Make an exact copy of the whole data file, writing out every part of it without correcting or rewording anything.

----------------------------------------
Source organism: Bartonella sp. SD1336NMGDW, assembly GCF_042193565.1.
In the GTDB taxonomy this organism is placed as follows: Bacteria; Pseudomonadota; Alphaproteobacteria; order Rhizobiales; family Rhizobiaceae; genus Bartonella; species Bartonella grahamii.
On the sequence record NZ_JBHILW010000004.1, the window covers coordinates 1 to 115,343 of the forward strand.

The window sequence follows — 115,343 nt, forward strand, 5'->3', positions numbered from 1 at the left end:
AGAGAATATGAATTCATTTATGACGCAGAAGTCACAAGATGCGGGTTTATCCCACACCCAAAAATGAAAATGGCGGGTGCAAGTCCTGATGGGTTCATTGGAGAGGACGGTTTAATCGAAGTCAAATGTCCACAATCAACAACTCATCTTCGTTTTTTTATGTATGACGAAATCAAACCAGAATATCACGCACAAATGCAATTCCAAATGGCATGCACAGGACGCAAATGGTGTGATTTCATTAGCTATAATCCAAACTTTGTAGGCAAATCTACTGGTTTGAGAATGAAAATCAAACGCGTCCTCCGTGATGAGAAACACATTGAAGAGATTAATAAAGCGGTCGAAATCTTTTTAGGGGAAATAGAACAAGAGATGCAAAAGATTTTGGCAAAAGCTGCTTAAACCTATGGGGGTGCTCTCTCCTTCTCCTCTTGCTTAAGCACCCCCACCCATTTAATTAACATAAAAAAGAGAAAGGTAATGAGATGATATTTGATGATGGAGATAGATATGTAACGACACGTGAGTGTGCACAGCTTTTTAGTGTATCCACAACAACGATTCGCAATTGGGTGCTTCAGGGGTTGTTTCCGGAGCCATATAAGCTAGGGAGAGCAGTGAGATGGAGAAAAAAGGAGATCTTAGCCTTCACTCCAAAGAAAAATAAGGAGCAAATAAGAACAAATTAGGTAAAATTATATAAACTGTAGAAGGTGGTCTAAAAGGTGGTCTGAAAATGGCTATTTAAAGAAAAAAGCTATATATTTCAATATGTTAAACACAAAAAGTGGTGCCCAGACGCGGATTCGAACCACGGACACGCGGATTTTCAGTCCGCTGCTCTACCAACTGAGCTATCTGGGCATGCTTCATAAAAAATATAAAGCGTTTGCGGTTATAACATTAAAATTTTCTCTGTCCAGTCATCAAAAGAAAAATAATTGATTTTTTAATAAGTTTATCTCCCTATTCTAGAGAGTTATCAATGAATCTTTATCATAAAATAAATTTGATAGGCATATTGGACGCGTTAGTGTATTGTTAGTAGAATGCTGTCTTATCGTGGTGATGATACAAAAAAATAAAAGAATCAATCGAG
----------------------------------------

Source organism: Bartonella sp. SD1336NMGDW, assembly GCF_042193565.1.
In the GTDB taxonomy this organism is placed as follows: Bacteria; Pseudomonadota; Alphaproteobacteria; order Rhizobiales; family Rhizobiaceae; genus Bartonella; species Bartonella grahamii.
On the sequence record NZ_JBHILW010000004.1, the window covers coordinates 1 to 115,343 of the forward strand.

The window sequence follows — 115,343 nt, forward strand, 5'->3', positions numbered from 1 at the left end:
AGAGAATATGAATTCATTTATGACGCAGAAGTCACAAGATGCGGGTTTATCCCACACCCAAAAATGAAAATGGCGGGTGCAAGTCCTGATGGGTTCATTGGAGAGGACGGTTTAATCGAAGTCAAATGTCCACAATCAACAACTCATCTTCGTTTTTTTATGTATGACGAAATCAAACCAGAATATCACGCACAAATGCAATTCCAAATGGCATGCACAGGACGCAAATGGTGTGATTTCATTAGCTATAATCCAAACTTTGTAGGCAAATCTACTGGTTTGAGAATGAAAATCAAACGCGTCCTCCGTGATGAGAAACACATTGAAGAGATTAATAAAGCGGTCGAAATCTTTTTAGGGGAAATAGAACAAGAGATGCAAAAGATTTTGGCAAAAGCTGCTTAAACCTATGGGGGTGCTCTCTCCTTCTCCTCTTGCTTAAGCACCCCCACCCATTTAATTAACATAAAAAAGAGAAAGGTAATGAGATGATATTTGATGATGGAGATAGATATGTAACGACACGTGAGTGTGCACAGCTTTTTAGTGTATCCACAACAACGATTCGCAATTGGGTGCTTCAGGGGTTGTTTCCGGAGCCATATAAGCTAGGGAGAGCAGTGAGATGGAGAAAAAAGGAGATCTTAGCCTTCACTCCAAAGAAAAATAAGGAGCAAATAAGAACAAATTAGGTAAAATTATATAAACTGTAGAAGGTGGTCTAAAAGGTGGTCTGAAAATGGCTATTTAAAGAAAAAAGCTATATATTTCAATATGTTAAACACAAAAAGTGGTGCCCAGACGCGGATTCGAACCACGGACACGCGGATTTTCAGTCCGCTGCTCTACCAACTGAGCTATCTGGGCATGCTTCATAAAAAATATAAAGCGTTTGCGGTTATAACATTAAAATTTTCTCTGTCCAGTCATCAAAAGAAAAATAATTGATTTTTTAATAAGTTTATCTCCCTATTCTAGAGAGTTATCAATGAATCTTTATCATAAAATAAATTTGATAGGCATATTGGACGCGTTAGTGTATTGTTAGTAGAATGCTGTCTTATCGTGGTGATGATACAAAAAAATAAAAGAATCAATCGAG